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Buddha Dhamma -
Methaphysical and Ethical Arguments

By Late Professor K. N. Jayatilleke Ph. D. (Cantab) - Courtesy Vesak Lipi

The Buddhist view on this matter is both relevant and interesting. Our desire influence or condition our belief, to which we tenaciously cling (tapha paccaya dithupadanam) but this does not necessarily mean that, these beliefs are always false for when they happen to be 'right beliefs' (samma ditthi), they are in fact true.

So although desires affect our beliefs, this fact has no relevance to the truth or falsity of the beliefs. We have, however, because of our emotional involvement with these beliefs to weigh the evidence for against their truth or falsity without prejudice. As Buddhists, we have to examine the truth even of the belief in rebirth objectively without being prejudiced for (chanda) or against (dosa) or being affected by fear (bhaya) even if it be the fear of the beyond or being guided by our erroneous beliefs (moha). So the desire to believe or not to believe does not affect the truth or falsity of the belief but we have to guard against the prejudice resulting from the desire in our quest for truth.

Authority And Revelation
Another set of arguments for survival are based on authority. It may be stated that many poets and mystics as well as rational thinkers brought up in a tradition which condemned the belief, nevertheless, professed it.

The classic case is that of Giordano Bruno, who is said to have stated in his profession of faith before the Inquisition: 'I have held and hold souls to be immortal speaking as a Catholic, they do not pass from body to body, but go to Paradise, Purgatory or Hell. But I have reasoned deeply, and, speaking as a philosopher, since the soul is not found without body and yet is not body, it may be in one body or in another, and pass from body to body. This, if it be not (proved) true seems at least, likely.' (See, REINCARNATION an East-West Anthology, Ed. J. Head & S. L. Cranston, New York, 1961). Over two hundred and fifty well-known poets, philosophers and writers of the Western world have either held or professed some sort of belief in rebirth.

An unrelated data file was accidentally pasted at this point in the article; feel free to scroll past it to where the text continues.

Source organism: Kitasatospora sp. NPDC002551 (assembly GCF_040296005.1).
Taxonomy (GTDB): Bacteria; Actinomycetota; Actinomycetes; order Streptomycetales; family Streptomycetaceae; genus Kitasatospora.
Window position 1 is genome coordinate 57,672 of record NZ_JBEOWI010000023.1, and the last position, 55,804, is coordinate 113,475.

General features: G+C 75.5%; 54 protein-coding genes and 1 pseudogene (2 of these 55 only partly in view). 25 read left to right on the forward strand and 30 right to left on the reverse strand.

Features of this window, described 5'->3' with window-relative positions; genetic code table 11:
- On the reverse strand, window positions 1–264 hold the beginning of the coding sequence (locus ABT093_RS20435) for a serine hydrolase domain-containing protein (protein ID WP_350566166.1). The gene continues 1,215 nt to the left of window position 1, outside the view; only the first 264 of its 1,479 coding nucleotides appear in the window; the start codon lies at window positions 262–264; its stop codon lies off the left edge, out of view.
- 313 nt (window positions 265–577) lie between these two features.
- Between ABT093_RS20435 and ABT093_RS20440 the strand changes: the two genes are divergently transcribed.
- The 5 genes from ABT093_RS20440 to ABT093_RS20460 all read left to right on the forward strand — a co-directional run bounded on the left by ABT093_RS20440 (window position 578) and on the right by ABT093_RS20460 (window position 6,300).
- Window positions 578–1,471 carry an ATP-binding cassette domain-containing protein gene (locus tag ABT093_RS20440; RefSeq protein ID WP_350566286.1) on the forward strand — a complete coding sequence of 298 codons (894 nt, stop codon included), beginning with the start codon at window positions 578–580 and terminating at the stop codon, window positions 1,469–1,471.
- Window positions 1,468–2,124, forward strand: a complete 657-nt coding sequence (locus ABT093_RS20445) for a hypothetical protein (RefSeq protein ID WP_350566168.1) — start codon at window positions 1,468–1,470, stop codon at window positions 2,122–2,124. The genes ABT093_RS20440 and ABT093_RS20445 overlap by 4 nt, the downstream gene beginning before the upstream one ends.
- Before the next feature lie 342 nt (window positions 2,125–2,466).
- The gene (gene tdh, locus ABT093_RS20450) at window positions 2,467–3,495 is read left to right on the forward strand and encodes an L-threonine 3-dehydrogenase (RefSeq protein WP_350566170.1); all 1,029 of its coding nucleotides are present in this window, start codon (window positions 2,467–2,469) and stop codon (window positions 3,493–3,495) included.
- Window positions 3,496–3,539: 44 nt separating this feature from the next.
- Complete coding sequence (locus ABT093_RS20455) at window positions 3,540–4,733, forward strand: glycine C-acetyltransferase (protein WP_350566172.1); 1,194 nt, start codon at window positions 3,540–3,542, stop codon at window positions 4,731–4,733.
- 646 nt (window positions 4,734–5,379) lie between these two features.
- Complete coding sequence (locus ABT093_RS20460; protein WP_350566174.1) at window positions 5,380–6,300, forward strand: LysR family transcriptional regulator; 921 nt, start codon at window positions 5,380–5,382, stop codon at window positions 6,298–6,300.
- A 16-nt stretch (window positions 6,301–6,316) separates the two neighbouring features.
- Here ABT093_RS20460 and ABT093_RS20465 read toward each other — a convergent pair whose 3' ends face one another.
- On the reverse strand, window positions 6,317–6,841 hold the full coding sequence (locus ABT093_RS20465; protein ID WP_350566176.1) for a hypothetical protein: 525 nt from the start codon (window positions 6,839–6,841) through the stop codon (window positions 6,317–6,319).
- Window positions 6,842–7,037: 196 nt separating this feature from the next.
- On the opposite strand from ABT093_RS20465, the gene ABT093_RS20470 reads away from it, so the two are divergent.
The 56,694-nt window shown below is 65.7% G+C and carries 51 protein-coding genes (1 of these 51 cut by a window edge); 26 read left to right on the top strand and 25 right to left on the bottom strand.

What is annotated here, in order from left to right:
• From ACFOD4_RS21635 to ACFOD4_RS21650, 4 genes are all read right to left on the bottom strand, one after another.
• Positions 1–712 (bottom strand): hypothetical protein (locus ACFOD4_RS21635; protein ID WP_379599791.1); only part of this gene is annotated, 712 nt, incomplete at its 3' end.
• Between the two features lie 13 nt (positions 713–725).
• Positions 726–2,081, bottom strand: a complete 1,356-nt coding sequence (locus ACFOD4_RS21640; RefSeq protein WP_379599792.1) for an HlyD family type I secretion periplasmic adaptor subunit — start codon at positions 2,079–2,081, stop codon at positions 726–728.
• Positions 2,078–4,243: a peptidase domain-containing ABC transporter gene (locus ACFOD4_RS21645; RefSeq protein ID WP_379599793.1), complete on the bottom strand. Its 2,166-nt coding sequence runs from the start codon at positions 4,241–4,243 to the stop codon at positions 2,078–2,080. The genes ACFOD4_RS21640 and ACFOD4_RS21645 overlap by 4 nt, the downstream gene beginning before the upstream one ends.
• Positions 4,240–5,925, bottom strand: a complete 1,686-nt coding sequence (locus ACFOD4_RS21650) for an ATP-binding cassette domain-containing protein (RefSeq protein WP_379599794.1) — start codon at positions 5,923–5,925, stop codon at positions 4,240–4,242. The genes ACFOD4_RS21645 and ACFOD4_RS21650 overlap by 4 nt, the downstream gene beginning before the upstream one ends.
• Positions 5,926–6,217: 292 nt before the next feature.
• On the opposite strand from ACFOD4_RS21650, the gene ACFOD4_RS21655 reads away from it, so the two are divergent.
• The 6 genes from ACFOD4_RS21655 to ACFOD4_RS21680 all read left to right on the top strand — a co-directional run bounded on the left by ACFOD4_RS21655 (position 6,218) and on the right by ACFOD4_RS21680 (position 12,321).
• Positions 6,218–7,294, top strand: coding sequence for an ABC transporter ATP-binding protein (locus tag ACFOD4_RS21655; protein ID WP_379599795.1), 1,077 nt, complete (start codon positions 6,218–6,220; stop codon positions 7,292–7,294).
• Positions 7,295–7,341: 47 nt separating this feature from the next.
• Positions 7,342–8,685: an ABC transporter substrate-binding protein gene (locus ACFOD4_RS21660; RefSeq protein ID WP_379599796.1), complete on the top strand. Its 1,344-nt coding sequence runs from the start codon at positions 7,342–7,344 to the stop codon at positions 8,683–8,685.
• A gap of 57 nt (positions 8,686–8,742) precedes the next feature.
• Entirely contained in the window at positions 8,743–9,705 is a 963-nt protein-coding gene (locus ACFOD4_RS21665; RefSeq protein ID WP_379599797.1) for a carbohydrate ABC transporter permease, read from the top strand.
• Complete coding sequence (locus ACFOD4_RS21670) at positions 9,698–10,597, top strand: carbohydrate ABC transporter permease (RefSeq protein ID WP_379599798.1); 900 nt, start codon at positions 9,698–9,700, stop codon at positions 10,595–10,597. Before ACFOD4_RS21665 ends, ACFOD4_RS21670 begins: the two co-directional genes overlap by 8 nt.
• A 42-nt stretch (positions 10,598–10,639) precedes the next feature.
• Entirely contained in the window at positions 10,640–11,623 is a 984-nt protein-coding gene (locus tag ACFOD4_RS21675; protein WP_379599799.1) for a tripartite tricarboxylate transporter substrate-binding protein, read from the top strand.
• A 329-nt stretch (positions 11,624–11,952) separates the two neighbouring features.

All that this seems to suggest is that the belief is worth examining and it does not in any way imply the truth of the belief.

The argument from revelation is also unacceptable to science and Buddhism. It is true that certain texts in the Vedic tradition, particularly the middle and late Upanishads profess a belief in rebirth but there is a variety of views on the subject of survival in the Vedic tradition, itself. In one of the early Upanishads rebirth is denied. It is said: 'there are these three worlds, the world of men, the world of departed spirits and the world of the gods. The world of men is obtained through a son only, not by any other means' (Bvhad Aranayaka Upanisad, 1.5, 15). While there are these contradictions within the revelational traditions, the different theistic revelations also contradict each other on the problem of survival. So the doctrine of rebirth cannot be established by an argument from authority or revelation, since authority and revelation are not acceptable means of knowledge.

Methaphysical And Ethical Arguments
The metaphysical (theoritical) arguments are no better. Apart from the fact that they make use of unverifiable concept like 'soul', the arguments are of doubtful value and are generally discredited today. One of the traditional arguments for survival has been that the 'soul is a substance, substances are indestructible, therefore the soul is indestructible, ie. Immortal.' But apart from the difficulty of the concept of a 'soul', the notion of an indestructible substance is discredited today.

With regard to rebirth, we have already met with a sample of such a metaphysical argument in that of Giordano Bruno. Such arguments, based on pure reasoning intended to prove the truth of rebirth are to be met with, for example, in a work by Professor John Me Taggart (Philosophy) of Cambridge, called 'Some Dogmas of Religion' (Ch.IV). But they have little appeal today since it is recognized that matters of fact cannot be proved by pure reasoning (takka) as the Buddha himself pointed out (Ma takka hetu).



The ethical argument has a greater appeal, but this is so only for those who accept its presuppositions. According to the Buddha, karma was one of the predominant factors responsible for human inequalities. This has often been represented as embodying the following rational ethical argument consisting of an empirical and ethical premiss viz.

¦people are of unequal status, those of unequal status ought to be such by virtue of their own actions - therefore, since this is not due to their actions in this life, it should be due to their actions in prior lives. This means that both pre-existence and karma are the case.This is an argument that has appealed to many thinkers down the ages, but most modern thinkers would not accept the second ethical premises namely that 'those of unequal status ought to be such by virtue of their own actions.' This is because most people believe today that the universe or nature is a moral and there is no ethical reason why anything should or should not be so. On the other hand, many hold that ethical statements are neither true or false. It is nevertheless a fact that many people brought up in a belief in the inherent justice of nature ask questions of the form, 'why should so and so be born healthy while I am in a state of ill-health from birth etc. >

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